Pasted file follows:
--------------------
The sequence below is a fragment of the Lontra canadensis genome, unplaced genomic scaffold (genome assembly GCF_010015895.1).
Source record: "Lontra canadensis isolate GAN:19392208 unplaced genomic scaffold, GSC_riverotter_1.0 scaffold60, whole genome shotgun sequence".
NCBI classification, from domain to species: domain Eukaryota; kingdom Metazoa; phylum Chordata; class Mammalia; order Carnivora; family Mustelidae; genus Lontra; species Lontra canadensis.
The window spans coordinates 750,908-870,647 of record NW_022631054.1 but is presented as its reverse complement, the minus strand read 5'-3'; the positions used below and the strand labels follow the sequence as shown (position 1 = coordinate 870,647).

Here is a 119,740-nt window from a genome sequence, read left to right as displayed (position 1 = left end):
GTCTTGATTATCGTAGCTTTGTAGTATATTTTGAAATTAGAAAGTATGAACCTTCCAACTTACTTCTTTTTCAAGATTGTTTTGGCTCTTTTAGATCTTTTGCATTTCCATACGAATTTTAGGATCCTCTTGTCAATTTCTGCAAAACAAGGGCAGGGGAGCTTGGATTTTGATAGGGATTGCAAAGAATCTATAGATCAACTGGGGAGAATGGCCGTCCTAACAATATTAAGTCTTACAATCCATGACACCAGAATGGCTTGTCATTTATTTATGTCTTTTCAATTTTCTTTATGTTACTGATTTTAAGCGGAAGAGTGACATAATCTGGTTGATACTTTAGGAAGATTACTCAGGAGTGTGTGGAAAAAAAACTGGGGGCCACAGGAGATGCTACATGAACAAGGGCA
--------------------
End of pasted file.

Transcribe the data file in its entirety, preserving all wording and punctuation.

The sequence below is a fragment of the Lontra canadensis genome, unplaced genomic scaffold (genome assembly GCF_010015895.1).
Source record: "Lontra canadensis isolate GAN:19392208 unplaced genomic scaffold, GSC_riverotter_1.0 scaffold60, whole genome shotgun sequence".
NCBI classification, from domain to species: domain Eukaryota; kingdom Metazoa; phylum Chordata; class Mammalia; order Carnivora; family Mustelidae; genus Lontra; species Lontra canadensis.
The window spans coordinates 750,908-870,647 of record NW_022631054.1 but is presented as its reverse complement, the minus strand read 5'-3'; the positions used below and the strand labels follow the sequence as shown (position 1 = coordinate 870,647).

Here is a 119,740-nt window from a genome sequence, read left to right as displayed (position 1 = left end):
GTCTTGATTATCGTAGCTTTGTAGTATATTTTGAAATTAGAAAGTATGAACCTTCCAACTTACTTCTTTTTCAAGATTGTTTTGGCTCTTTTAGATCTTTTGCATTTCCATACGAATTTTAGGATCCTCTTGTCAATTTCTGCAAAACAAGGGCAGGGGAGCTTGGATTTTGATAGGGATTGCAAAGAATCTATAGATCAACTGGGGAGAATGGCCGTCCTAACAATATTAAGTCTTACAATCCATGACACCAGAATGGCTTGTCATTTATTTATGTCTTTTCAATTTTCTTTATGTTACTGATTTTAAGCGGAAGAGTGACATAATCTGGTTGATACTTTAGGAAGATTACTCAGGAGTGTGTGGAAAAAAAACTGGGGGCCACAGGAGATGCTACATGAACAAGGGCA